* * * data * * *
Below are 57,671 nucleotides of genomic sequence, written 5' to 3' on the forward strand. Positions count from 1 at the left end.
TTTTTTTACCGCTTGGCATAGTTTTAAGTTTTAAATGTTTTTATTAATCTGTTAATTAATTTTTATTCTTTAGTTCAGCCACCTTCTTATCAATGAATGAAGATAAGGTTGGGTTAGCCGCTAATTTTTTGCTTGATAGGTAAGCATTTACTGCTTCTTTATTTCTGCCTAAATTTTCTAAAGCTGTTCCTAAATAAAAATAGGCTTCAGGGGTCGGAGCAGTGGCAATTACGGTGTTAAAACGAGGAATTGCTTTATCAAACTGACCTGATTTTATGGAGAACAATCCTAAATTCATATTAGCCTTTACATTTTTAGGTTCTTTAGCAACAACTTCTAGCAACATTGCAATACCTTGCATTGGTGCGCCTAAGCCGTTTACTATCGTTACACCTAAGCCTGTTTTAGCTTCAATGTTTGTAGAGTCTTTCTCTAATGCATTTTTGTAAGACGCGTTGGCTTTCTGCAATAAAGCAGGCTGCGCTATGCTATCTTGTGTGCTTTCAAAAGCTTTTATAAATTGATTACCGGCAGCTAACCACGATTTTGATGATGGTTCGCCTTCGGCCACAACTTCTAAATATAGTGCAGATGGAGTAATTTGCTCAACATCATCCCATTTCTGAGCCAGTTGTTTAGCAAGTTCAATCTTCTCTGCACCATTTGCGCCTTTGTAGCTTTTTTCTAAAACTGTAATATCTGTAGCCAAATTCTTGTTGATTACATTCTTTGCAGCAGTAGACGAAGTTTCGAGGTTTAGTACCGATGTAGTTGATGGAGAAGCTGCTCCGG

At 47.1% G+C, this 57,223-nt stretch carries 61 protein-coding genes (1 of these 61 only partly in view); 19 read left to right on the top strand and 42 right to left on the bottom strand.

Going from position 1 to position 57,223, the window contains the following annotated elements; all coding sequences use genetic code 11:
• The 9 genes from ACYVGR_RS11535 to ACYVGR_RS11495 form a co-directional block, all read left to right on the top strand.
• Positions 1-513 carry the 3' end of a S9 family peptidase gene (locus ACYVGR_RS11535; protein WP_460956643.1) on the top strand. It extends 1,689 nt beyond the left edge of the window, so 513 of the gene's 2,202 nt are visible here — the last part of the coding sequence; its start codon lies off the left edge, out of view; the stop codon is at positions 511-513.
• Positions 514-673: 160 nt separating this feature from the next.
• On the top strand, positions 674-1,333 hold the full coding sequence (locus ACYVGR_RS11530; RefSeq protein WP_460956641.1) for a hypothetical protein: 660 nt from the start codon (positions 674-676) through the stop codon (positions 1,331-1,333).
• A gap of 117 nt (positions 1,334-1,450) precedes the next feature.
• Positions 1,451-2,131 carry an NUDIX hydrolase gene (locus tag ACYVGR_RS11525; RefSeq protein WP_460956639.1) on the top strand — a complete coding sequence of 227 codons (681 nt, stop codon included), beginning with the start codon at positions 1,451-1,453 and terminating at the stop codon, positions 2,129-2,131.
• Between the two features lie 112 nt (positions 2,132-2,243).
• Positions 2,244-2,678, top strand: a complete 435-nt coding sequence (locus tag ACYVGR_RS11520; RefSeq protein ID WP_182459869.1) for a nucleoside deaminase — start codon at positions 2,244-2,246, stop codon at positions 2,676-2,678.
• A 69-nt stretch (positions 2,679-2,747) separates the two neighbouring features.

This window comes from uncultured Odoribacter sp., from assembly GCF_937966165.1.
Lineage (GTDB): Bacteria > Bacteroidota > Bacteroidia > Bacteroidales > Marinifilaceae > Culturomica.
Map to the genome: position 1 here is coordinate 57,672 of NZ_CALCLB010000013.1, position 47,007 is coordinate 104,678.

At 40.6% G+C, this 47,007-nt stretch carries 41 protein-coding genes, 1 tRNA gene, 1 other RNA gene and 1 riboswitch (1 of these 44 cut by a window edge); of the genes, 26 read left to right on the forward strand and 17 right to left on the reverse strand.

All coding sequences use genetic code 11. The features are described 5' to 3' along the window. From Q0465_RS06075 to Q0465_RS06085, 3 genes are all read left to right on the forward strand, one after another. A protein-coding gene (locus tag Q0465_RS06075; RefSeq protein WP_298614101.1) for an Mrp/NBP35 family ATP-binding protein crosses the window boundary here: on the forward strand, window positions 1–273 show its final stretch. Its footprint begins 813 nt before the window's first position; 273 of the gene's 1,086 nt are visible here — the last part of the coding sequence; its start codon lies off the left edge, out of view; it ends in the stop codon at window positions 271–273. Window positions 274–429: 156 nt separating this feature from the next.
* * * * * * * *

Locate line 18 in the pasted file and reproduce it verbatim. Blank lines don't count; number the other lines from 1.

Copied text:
All coding sequences use genetic code 11. The features are described 5' to 3' along the window. From Q0465_RS06075 to Q0465_RS06085, 3 genes are all read left to right on the forward strand, one after another. A protein-coding gene (locus tag Q0465_RS06075; RefSeq protein WP_298614101.1) for an Mrp/NBP35 family ATP-binding protein crosses the window boundary here: on the forward strand, window positions 1–273 show its final stretch. Its footprint begins 813 nt before the window's first position; 273 of the gene's 1,086 nt are visible here — the last part of the coding sequence; its start codon lies off the left edge, out of view; it ends in the stop codon at window positions 271–273. Window positions 274–429: 156 nt separating this feature from the next.